So true... sometimes you just have to go ahead and do something or you'll end up regretting it. That's a really great story, I'm happy for you that you were able to tell him how much you admire him, and that he truly appreciated your letter and personally call you back. That's awesome, that was really cool of him... I watched The Exorcist years ago with friends, and we were all pretty freaked out afterwards. Good thing I didn't watch it by myself.
about 12 years ago
Default avatar
I watched the Exorcist for the first time when I was 18 with the RA and another suite mate from my dorm. I was so scared from the movie that I had trouble sleeping the whole entire night and practically fell off my bed when my roommate came back from clubbing. I never used to have a problem watching horror movies, but after the Exorcist I couldn't watch any horror movies without being scared of turning the lights off when I go to sleep. Your letter was very sweet!
about 12 years ago
Photo 24183
Very interesting blog! Thanks for sharing. I've seen the Exocist in the cinema. Now you've made me want to buy the DVD to watch all those extra features...
about 12 years ago
Photo 35751
I can't bring myself to watch the Exorcist (like Peachey) but what a great blog. Its so cool you went out on a limb and its evener cooler that he rang you. My mum always says, you just never know what your words might mean to someone (un-characterically wise for her ;P )
about 12 years ago
Photo 34078
What a great story. I like the letter you wrote. It's quite earnest . The postcript definitely screams of some "man love" but that's alright. Pretty amazing that Friedkin actually phoned you. It's great when your heroes don't let you down. I'd be afraid of that which is why I usually don't approach people. My fingers are shaking just typing "The Exorcist " which is clearly the scariest movie I've ever seen to this day. I still can't hear the music or even look at Linda Blair w/o getting chills. I sometimes check when the movie is going to air on TV just so I can avoid the channel.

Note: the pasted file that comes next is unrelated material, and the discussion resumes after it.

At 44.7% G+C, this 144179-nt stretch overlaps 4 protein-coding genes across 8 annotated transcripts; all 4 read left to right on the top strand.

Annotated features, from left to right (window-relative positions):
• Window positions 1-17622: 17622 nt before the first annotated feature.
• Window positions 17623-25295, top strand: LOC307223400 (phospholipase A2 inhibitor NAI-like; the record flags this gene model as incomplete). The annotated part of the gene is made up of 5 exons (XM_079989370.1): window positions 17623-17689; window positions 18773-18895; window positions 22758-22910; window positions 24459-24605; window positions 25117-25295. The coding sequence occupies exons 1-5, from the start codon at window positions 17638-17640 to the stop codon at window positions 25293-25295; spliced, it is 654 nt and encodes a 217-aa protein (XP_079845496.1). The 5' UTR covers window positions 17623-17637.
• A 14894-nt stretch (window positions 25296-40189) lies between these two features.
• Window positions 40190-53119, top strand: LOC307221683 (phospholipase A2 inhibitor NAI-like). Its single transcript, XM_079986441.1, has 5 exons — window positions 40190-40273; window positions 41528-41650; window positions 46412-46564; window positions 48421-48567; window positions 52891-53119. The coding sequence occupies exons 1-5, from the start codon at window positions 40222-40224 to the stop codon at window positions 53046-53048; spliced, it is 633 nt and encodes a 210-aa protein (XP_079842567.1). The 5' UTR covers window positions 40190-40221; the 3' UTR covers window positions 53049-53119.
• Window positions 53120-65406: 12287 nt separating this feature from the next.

about 12 years ago
Fb img 1493569407689
That's amazing, I'm so happy that you got the guts to write that letter!!! *hugs* :) That's a great story, I like reading your stories :)
about 12 years ago
Photo 32958
Love that movie. But - maybe I've told you - it hasn't actually 'scared' me since I was religious. The movie's horror rests almost entirely on believing Christian iconography as gospel truth, and if you don't see the movie through that lens I don't think it's nearly as frightening. The crab walk still rocks, though, and it's a beautifully crafted film. (Side note: The Shining, one of the only movies that actually scares me, is coming out on HDDVD. Methinks thou needest an entertainment center.)
about 12 years ago
Default avatar
That's a great story, thanks for sharing! It was nice of him to call. =) Hmm, I've never watched "The Exorcist" before... maybe I'll catch it on cable with all the other horror flicks they're showing for Halloween.
about 12 years ago
Photo 32914
yes Dax, that post script ranks right up there. maybe even neck and neck with your most embarrassing moment story ever.
about 12 years ago


\"Go confidently in the direction of your dreams. Live the life you have imagined.\" -Henry David Thoreau \"The harder I work, the luckie

Learn More

Languages Spoken
Location (City, Country)
Los Angeles, United States
Member Since
June 22, 2007

Dax Phelan on Social Media